August 2013 GPM NEWS

The latest villain of the cult of catastrophe

TORONTO - At the age of 94, George P. Mitchell died last month. Who's that you say? Not to worry, I didn't know who he was either. Quoting energy guru Daniel Yergin, the Wall Street Journal's obituary describes him as the man who "more than anyone else, is responsible for the most important energy... Read More >


A fracking pioneer's environmental dream

MASSACHUSETTS PROGRESSIVES may dream of stopping climate change by subsidizing clean-energy companies like Evergreen Solar and promoting affordable housing by requiring developers to rent or sell some units at below-market rates. In Texas, George P. Mitchell did much to achieve both those ends in... Read More >


George Mitchell: A man who quietly helped bankroll the Superconducting Super Collider and saved the Alpha Magnetic Spectrometer

I’ve made no secret of my admiration for George Mitchell, the billionaire wildcatter who died last month. My reasons are simple: He was a thoughtful man who cared deeply about the Houston region, and who was genuinely curious about the natural world. He was different than a lot of us in that... Read More >


How a goat-farming immigrant changed everything

In the dozens of articles and obituaries written about George Mitchell, who died late last month at 94, the Texas oilman, entrepreneur and philanthropist was remembered mostly as the "father of the fracking boom," whose innovations led to the shale-gas revolution. But Mitchell was much more than... Read More >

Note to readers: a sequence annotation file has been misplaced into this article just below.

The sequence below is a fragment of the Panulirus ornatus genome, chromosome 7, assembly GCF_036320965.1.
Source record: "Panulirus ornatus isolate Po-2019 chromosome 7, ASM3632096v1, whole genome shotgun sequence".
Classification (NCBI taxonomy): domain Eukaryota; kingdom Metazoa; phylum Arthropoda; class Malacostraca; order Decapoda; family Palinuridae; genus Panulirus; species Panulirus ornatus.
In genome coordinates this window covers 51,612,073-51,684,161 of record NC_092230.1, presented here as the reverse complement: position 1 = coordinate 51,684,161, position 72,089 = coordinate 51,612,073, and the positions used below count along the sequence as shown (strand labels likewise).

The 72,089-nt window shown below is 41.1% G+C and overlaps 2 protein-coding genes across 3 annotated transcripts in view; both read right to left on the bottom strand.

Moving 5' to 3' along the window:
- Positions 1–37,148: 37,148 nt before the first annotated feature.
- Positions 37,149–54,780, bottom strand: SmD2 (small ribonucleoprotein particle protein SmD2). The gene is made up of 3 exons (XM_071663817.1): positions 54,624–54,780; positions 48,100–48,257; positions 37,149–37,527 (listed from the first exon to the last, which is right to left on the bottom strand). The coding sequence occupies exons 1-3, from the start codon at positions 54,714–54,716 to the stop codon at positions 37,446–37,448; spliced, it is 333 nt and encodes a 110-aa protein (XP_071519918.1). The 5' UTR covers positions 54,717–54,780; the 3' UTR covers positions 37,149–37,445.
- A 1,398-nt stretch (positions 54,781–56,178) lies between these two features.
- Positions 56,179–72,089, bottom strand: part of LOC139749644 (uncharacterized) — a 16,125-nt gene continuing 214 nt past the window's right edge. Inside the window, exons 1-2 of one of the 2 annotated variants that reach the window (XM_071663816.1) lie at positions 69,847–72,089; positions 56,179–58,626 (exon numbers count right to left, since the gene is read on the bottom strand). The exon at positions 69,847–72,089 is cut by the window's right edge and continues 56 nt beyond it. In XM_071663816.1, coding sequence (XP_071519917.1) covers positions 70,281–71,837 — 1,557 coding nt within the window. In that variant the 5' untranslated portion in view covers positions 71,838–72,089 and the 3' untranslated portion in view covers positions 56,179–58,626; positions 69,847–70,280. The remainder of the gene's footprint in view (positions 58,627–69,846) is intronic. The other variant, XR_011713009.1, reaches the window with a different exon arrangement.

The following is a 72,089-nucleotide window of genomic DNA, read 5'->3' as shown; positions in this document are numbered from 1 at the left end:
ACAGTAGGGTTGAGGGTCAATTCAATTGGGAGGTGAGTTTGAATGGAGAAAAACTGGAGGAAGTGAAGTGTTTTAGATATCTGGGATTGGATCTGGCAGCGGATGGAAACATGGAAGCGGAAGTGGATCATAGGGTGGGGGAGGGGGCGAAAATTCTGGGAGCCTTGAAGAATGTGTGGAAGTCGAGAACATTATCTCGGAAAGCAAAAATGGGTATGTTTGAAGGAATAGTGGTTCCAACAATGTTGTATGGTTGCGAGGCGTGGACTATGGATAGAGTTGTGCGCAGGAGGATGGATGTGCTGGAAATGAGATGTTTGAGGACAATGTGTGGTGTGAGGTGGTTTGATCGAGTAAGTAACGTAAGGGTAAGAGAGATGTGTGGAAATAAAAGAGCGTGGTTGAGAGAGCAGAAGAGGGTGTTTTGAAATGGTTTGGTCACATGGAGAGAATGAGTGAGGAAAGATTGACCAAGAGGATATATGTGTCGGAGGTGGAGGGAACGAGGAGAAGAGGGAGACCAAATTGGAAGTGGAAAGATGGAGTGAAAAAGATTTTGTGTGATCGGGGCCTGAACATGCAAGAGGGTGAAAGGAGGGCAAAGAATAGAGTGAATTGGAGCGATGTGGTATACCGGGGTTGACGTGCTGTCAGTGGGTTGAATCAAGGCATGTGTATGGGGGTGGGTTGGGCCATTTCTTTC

Money made in oil, Mitchell dreamed of the stars

George Mitchell had an epiphany as he watched PBS a decade ago. There was Stephen Hawking, the world's most famous living scientist, being asked about his greatest disappointment. His answer? The U.S. government's failure to complete construction of the Superconducting Super Collider, near... Read More >


Few businesspeople have done as much to change the world as George Mitchell

THE United States has of late been in a slough of despond. The mood is reflected in a spate of books with gloomy titles such as “That Used to Be Us” (Thomas Friedman and Michael Mandelbaum) and “Time to Start Thinking: America in the Age of Descent” (Edward Luce). For the... Read More >


The energy visionary

For decades, the Barnett Shale was an enigma. Oilmen knew that the formation, which stretches for miles under north Texas, contained vast quantities of natural gas. But they wrote it off as too difficult and expensive to extract. One man thought the opposite and spent 17 years figuring how to get... Read More >

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